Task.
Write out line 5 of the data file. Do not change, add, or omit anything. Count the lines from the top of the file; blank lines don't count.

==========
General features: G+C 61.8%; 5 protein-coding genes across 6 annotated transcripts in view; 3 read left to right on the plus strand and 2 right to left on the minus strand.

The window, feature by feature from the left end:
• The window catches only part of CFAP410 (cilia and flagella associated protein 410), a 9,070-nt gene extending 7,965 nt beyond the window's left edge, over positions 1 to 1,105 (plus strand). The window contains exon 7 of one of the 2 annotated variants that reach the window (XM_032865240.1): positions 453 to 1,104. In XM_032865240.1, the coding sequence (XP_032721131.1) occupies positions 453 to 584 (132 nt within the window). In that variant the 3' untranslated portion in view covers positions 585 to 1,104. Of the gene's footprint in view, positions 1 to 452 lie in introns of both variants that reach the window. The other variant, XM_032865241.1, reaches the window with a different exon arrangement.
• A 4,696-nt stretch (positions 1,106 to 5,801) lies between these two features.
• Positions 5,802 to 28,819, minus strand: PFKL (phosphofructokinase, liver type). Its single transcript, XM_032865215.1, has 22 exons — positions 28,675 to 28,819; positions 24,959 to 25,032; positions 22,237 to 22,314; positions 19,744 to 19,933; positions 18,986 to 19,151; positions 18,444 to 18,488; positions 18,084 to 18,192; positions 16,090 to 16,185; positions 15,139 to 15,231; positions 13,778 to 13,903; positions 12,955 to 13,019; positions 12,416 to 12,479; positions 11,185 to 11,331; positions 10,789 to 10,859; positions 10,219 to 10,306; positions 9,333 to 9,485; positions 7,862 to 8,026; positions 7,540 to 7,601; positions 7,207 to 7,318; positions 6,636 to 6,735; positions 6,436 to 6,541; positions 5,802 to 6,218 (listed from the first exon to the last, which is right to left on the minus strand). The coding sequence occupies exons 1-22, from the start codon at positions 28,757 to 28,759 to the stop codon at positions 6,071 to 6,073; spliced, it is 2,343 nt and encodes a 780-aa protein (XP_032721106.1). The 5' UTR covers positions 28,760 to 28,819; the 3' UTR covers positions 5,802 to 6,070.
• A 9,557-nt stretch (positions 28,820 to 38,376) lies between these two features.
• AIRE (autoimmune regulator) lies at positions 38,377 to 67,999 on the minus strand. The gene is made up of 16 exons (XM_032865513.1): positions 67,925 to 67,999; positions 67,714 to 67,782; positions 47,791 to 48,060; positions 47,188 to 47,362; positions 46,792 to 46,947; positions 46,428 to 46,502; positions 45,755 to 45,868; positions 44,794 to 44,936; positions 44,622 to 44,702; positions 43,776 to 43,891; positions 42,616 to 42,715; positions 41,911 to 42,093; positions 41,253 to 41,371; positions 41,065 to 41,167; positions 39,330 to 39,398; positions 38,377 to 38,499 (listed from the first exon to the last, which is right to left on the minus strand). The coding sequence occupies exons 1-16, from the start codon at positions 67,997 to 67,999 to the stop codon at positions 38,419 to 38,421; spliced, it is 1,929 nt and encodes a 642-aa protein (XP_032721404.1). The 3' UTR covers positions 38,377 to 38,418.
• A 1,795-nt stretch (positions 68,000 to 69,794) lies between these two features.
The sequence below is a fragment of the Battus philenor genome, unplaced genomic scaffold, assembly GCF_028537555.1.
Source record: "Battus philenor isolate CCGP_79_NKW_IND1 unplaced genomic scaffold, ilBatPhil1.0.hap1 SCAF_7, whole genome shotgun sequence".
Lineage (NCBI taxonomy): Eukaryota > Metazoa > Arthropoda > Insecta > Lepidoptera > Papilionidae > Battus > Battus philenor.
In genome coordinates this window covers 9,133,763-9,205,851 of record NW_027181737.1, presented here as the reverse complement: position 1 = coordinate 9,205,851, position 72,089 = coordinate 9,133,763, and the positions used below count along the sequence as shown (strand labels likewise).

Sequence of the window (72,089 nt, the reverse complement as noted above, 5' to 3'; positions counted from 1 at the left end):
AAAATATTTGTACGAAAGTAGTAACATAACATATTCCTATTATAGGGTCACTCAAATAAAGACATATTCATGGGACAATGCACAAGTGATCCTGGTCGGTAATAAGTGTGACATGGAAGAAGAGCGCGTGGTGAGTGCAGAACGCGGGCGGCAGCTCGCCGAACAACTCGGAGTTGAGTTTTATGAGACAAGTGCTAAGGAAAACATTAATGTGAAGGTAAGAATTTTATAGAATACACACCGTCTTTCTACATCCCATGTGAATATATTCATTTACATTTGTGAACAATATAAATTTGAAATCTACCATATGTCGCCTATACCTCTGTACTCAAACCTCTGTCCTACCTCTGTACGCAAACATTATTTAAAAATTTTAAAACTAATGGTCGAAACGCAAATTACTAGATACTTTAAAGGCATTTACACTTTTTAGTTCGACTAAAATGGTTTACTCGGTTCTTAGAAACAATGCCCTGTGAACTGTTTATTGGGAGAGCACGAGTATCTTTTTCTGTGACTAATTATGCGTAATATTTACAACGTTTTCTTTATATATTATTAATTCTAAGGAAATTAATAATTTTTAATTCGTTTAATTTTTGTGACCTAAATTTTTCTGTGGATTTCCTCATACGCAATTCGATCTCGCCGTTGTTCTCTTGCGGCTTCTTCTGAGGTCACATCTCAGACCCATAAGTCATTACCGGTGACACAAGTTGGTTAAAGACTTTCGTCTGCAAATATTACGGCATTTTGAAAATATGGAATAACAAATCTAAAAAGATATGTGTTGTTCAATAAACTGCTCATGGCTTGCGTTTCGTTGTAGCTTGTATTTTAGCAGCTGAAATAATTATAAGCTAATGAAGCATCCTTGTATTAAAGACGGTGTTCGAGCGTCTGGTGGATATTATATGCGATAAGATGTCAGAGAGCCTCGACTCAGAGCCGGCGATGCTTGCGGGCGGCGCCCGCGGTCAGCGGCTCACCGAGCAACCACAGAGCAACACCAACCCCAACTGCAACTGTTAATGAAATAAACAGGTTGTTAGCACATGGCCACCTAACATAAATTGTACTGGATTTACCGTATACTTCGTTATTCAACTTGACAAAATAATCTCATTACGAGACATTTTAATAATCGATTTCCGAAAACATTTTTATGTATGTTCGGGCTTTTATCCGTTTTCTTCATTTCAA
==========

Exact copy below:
• Positions 5,802 to 28,819, minus strand: PFKL (phosphofructokinase, liver type). Its single transcript, XM_032865215.1, has 22 exons — positions 28,675 to 28,819; positions 24,959 to 25,032; positions 22,237 to 22,314; positions 19,744 to 19,933; positions 18,986 to 19,151; positions 18,444 to 18,488; positions 18,084 to 18,192; positions 16,090 to 16,185; positions 15,139 to 15,231; positions 13,778 to 13,903; positions 12,955 to 13,019; positions 12,416 to 12,479; positions 11,185 to 11,331; positions 10,789 to 10,859; positions 10,219 to 10,306; positions 9,333 to 9,485; positions 7,862 to 8,026; positions 7,540 to 7,601; positions 7,207 to 7,318; positions 6,636 to 6,735; positions 6,436 to 6,541; positions 5,802 to 6,218 (listed from the first exon to the last, which is right to left on the minus strand). The coding sequence occupies exons 1-22, from the start codon at positions 28,757 to 28,759 to the stop codon at positions 6,071 to 6,073; spliced, it is 2,343 nt and encodes a 780-aa protein (XP_032721106.1). The 5' UTR covers positions 28,760 to 28,819; the 3' UTR covers positions 5,802 to 6,070.